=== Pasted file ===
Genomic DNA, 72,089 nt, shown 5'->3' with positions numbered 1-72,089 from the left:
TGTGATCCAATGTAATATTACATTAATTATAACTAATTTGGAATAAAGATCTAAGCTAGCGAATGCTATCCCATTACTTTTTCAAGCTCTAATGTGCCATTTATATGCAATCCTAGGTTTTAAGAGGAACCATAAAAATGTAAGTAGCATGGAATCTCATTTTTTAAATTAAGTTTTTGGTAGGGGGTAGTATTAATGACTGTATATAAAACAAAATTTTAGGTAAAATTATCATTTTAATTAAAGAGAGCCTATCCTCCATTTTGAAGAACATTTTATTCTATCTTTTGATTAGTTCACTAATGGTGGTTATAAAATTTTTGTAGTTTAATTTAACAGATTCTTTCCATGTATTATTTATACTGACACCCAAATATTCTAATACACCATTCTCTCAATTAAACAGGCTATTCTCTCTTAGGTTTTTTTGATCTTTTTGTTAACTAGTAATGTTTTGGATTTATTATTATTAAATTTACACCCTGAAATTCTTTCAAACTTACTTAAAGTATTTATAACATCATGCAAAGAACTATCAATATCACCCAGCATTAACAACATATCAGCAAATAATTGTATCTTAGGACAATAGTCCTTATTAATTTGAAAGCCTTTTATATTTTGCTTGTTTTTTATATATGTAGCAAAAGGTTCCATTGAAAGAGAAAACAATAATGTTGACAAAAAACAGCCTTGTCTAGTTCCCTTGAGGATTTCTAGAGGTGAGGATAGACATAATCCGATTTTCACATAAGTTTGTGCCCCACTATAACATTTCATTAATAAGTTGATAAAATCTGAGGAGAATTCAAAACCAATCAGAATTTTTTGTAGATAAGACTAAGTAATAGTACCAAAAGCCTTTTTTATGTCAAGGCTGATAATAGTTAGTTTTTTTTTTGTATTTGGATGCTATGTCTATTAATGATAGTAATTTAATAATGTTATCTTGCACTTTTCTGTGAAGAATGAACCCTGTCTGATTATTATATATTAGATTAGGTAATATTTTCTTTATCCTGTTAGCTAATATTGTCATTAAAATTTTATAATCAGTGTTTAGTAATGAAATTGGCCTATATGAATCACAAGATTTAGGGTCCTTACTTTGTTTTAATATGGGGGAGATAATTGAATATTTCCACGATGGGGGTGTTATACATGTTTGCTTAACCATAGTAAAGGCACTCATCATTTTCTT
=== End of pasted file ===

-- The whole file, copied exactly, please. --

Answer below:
Genomic DNA, 72,089 nt, shown 5'->3' with positions numbered 1-72,089 from the left:
TGTGATCCAATGTAATATTACATTAATTATAACTAATTTGGAATAAAGATCTAAGCTAGCGAATGCTATCCCATTACTTTTTCAAGCTCTAATGTGCCATTTATATGCAATCCTAGGTTTTAAGAGGAACCATAAAAATGTAAGTAGCATGGAATCTCATTTTTTAAATTAAGTTTTTGGTAGGGGGTAGTATTAATGACTGTATATAAAACAAAATTTTAGGTAAAATTATCATTTTAATTAAAGAGAGCCTATCCTCCATTTTGAAGAACATTTTATTCTATCTTTTGATTAGTTCACTAATGGTGGTTATAAAATTTTTGTAGTTTAATTTAACAGATTCTTTCCATGTATTATTTATACTGACACCCAAATATTCTAATACACCATTCTCTCAATTAAACAGGCTATTCTCTCTTAGGTTTTTTTGATCTTTTTGTTAACTAGTAATGTTTTGGATTTATTATTATTAAATTTACACCCTGAAATTCTTTCAAACTTACTTAAAGTATTTATAACATCATGCAAAGAACTATCAATATCACCCAGCATTAACAACATATCAGCAAATAATTGTATCTTAGGACAATAGTCCTTATTAATTTGAAAGCCTTTTATATTTTGCTTGTTTTTTATATATGTAGCAAAAGGTTCCATTGAAAGAGAAAACAATAATGTTGACAAAAAACAGCCTTGTCTAGTTCCCTTGAGGATTTCTAGAGGTGAGGATAGACATAATCCGATTTTCACATAAGTTTGTGCCCCACTATAACATTTCATTAATAAGTTGATAAAATCTGAGGAGAATTCAAAACCAATCAGAATTTTTTGTAGATAAGACTAAGTAATAGTACCAAAAGCCTTTTTTATGTCAAGGCTGATAATAGTTAGTTTTTTTTTTGTATTTGGATGCTATGTCTATTAATGATAGTAATTTAATAATGTTATCTTGCACTTTTCTGTGAAGAATGAACCCTGTCTGATTATTATATATTAGATTAGGTAATATTTTCTTTATCCTGTTAGCTAATATTGTCATTAAAATTTTATAATCAGTGTTTAGTAATGAAATTGGCCTATATGAATCACAAGATTTAGGGTCCTTACTTTGTTTTAATATGGGGGAGATAATTGAATATTTCCACGATGGGGGTGTTATACATGTTTGCTTAACCATAGTAAAGGCACTCATCATTTTCTT